Reproduction of Moebius’ ‘Cavalcadeur à sept pattes’

‘La faune de Mars’ by Moebius is full of wonderful creatures. I am fond of one in particular: ‘Cavalcadeur à sept pattes’:
Reference illustration showing a seven-legged animal that looks like a mix of a dinosaur, a camel and a lizard. It is mounted by a man that looks really small in comparison. The landscape is like a desert.
By the look of the book, I am pretty sure the artist’s original book was a Canson One Art Book. Hardbound, 10,2 x 15,2 cm, 98 sheets. Exactly like the one I have, which still has a few blank pages. So I sketched the cavalcadeur (this invented word translates as ‘stampeder’) and marked the outline with a thin (0.05 or 0.1 mm) Uni-ball Pin pen:
Outline in thin black ink of my version
The back of the book has a coloured version of it so I didn’t have to make up colours when I painted it with watercolor. I was quite pleased with the final look:
Watercolour applied

Masai Mara Antelopes at sunset

Vladimir went to Kenya a few years ago and took many beautiful pictures. I came across this one last December, as he had included it in a book he had made as a Christmas gift for Adrien.
The reference photo: four antelopes on bare flat ground against a big low sun

It looked both so graphically appealing and simple that I wanted to try me hand on it. I sketched it and prepared a round shape in masking tape:
Very rough pencil sketch and masking tape around the sheet and a round piece of masking tap in the middle

Using burnt sienna, yellow ochre and lamp black, I painted the golden sky, the ground and vegetation and the thin clouds:
Ground and weeds painted with burnt sienna, yellow ochre and lamp black, yellow ochre for the golden sky, and some burnt sienna for the clouds

For the antelopes and to darken further the ground and vegetation, I added black to my palette (apparently I botched the thicket on the left in the process, and had to turn it into a mound):
I darkened the ground and painted the antelopes silhouettes with burnt sienna and black

I removed the tape. Here is the resulting painting that occupies some of the 21×13 cm page of a Moleskin watercolor book:
Masking tape removed, date and signature applied in think black letters

I learned that the paper of this book isn’t thick enough for too much paint/water, and that it was too ambitious to render the light on the ground and around the animal immediately under the sun. At least, it’s still graphically appealing!

Other work from late December 2017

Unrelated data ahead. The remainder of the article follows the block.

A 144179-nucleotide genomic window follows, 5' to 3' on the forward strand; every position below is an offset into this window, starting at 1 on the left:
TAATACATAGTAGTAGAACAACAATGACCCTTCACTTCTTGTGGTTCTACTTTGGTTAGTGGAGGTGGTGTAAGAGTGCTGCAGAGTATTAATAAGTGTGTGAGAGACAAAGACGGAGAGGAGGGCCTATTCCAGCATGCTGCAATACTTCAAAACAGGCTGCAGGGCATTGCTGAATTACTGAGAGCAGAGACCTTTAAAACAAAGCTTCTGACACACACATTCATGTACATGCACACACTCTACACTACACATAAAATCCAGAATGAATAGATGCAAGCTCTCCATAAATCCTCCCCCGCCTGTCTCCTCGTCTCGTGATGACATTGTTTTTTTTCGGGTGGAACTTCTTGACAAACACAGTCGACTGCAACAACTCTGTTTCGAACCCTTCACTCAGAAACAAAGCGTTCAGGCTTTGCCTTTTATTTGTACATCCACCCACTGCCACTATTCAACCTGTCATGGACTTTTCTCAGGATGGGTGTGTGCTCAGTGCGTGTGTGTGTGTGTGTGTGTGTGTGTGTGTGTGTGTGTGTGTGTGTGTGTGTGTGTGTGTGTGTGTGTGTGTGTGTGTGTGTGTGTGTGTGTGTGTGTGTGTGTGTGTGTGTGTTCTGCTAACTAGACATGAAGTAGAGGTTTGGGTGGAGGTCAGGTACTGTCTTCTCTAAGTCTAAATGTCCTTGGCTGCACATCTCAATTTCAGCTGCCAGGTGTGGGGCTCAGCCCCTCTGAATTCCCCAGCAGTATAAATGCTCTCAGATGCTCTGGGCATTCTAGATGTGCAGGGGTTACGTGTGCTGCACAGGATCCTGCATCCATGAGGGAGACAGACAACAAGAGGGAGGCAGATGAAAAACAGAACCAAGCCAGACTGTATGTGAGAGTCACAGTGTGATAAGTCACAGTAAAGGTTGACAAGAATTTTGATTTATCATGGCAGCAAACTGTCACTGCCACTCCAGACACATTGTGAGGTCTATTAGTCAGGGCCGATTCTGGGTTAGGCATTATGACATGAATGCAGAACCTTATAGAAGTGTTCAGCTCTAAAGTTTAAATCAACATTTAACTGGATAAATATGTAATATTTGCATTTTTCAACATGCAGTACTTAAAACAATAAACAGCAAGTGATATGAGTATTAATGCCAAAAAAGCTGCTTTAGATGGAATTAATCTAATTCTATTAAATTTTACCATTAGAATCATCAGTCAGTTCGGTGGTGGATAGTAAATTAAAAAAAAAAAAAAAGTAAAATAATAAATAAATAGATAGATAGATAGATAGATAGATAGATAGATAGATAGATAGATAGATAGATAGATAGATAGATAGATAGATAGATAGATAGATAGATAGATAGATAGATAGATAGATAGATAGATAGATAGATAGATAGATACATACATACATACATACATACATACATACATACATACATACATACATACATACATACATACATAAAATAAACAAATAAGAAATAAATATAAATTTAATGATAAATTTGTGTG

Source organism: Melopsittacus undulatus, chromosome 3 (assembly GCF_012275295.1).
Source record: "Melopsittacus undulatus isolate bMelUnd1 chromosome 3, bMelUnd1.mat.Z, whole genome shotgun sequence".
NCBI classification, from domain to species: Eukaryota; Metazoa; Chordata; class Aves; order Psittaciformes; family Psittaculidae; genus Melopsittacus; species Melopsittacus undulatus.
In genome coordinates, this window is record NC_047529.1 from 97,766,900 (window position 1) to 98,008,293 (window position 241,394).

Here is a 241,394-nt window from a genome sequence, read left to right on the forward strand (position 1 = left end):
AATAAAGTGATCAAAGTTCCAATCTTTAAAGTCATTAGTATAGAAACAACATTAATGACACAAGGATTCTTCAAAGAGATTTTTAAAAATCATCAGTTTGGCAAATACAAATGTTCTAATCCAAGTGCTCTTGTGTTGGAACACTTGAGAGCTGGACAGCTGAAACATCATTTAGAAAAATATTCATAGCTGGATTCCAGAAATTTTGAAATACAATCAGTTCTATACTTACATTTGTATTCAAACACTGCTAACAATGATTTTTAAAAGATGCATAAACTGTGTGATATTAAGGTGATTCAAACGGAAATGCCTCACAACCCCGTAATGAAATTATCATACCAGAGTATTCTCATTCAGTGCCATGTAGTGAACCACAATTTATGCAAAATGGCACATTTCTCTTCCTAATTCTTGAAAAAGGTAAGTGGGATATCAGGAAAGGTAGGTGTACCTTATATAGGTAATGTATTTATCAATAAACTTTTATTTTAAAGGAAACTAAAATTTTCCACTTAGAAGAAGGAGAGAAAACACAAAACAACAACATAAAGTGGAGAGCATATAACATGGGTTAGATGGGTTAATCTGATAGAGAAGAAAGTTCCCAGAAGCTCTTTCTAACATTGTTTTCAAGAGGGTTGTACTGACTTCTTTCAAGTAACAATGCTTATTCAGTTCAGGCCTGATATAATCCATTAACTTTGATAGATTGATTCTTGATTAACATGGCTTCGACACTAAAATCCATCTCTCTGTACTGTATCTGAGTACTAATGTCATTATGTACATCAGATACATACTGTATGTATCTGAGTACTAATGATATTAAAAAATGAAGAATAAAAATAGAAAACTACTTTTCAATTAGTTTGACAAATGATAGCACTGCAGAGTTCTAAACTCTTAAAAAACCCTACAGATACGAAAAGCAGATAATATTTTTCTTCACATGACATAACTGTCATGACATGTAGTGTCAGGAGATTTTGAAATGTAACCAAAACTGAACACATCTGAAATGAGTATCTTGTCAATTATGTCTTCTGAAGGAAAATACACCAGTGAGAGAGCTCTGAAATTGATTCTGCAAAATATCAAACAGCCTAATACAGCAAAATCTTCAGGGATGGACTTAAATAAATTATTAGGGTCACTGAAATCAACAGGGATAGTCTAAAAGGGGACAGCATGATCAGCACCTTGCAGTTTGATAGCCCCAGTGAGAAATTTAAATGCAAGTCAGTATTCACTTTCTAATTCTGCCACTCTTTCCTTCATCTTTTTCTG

I doodled a few Moebius’ figures to test how badly black ink bleeds against alcoholic ink. Maybe I didn’t let it dry enough, but the Uni-ball pin pens supposedly don’t bleed but they did:
Two sketches of caped characters, one standing from behind, another in the water pushing a skiff
Sketch of a levitating character with spread out arms, dressed in a long billowy dark blue robe, a headdress that looks like antlers, and two large orbs at the ears.
A bit frustrated, I continued with a Moebius’ figure of a queen in heaven, part of an illustration of Dante’s Divine Comedy, but this time I used a Pentel Brushpen and watercolor:
Black ink and coloured alcohol markers drawing of a madonna on clouds with joined hands, wearing a crown and a halo full of stars
This one I liked doing very much! I used a Black ink Pentel Brushpen for the black background and a white Posca pen for the zebra:
Zebra painted in white over a black rectangle

Vieux Nice (opus 1)

I spent a dozen hours or so, spread over three days, on a painting I did for a friend who loves city scenes that capture the ‘local taste’, the rhythms of balconies, and the way buildings in some Riviera towns cascade into each other.

I chose a view of the Old Nice, near the Cours Saleya, that featured colourful façades, a bell tower, tree tops and the iconic blue window blinds.

2B pencil sketch:
Pencil sketch on a large square watercolour sheet on a table in front of my iphone showing the reference photo

Then I did the outline using a 0.05 mm black Uni-ball Pin pen, and delimited the space with masking tape (glittery black was all I had –classy!):
Thin outline in black ink and tape at the top and bottom

Painting with shades of yellow, ochre, blue:
Watercolour nearly finished with the facades painted yellow and ochre, the window blinds painted blue, the bell tower painted with rainbow colours

Once the red and green are in, this is done. Here is the resulting 30×20 cm watercolor:
Finished watercolour, tape removed, signature and date added in white at the bottom right

Framed and ready to ship! (30×40 cm)
Finished watercolour framed in white wood